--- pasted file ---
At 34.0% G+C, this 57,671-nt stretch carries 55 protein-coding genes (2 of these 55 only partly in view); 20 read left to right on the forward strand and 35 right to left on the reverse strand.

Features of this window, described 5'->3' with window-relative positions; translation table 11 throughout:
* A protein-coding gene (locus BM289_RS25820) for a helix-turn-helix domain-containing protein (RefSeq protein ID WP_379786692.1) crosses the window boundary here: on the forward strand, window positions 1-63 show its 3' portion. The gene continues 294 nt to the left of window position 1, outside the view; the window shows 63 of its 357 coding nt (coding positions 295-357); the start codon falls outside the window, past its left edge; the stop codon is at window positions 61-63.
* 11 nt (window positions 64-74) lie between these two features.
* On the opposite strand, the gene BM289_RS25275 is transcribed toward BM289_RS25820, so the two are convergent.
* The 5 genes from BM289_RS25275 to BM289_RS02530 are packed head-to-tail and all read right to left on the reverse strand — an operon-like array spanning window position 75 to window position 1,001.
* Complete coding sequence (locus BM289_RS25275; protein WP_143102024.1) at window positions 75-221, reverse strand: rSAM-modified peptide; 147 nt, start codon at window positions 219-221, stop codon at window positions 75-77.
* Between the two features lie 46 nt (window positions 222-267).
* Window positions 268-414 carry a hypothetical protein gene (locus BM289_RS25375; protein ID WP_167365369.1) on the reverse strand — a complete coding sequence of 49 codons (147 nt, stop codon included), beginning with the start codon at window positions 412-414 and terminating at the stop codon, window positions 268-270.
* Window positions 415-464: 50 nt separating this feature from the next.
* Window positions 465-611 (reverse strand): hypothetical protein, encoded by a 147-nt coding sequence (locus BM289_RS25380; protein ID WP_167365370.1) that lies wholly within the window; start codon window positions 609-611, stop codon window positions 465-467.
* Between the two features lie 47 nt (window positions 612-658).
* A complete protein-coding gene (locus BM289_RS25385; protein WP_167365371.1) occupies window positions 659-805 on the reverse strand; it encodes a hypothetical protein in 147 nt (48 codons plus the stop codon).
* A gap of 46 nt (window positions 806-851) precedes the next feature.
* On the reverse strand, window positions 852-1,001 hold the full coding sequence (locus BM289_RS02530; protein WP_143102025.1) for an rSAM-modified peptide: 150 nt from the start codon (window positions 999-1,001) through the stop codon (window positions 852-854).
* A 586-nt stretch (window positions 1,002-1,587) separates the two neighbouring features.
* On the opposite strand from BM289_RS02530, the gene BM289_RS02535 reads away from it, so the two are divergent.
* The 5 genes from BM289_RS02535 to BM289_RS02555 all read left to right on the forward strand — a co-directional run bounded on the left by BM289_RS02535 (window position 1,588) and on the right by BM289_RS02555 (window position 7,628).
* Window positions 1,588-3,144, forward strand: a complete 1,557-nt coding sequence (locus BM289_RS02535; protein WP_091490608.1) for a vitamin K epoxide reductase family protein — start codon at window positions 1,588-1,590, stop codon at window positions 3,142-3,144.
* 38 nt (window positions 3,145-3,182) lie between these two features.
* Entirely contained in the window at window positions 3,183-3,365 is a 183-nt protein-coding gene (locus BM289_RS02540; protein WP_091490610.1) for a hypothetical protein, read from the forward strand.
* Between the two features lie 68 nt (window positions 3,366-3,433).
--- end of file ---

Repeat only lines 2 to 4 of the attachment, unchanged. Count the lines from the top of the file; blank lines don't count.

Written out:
Features of this window, described 5'->3' with window-relative positions; translation table 11 throughout:
* A protein-coding gene (locus BM289_RS25820) for a helix-turn-helix domain-containing protein (RefSeq protein ID WP_379786692.1) crosses the window boundary here: on the forward strand, window positions 1-63 show its 3' portion. The gene continues 294 nt to the left of window position 1, outside the view; the window shows 63 of its 357 coding nt (coding positions 295-357); the start codon falls outside the window, past its left edge; the stop codon is at window positions 61-63.
* 11 nt (window positions 64-74) lie between these two features.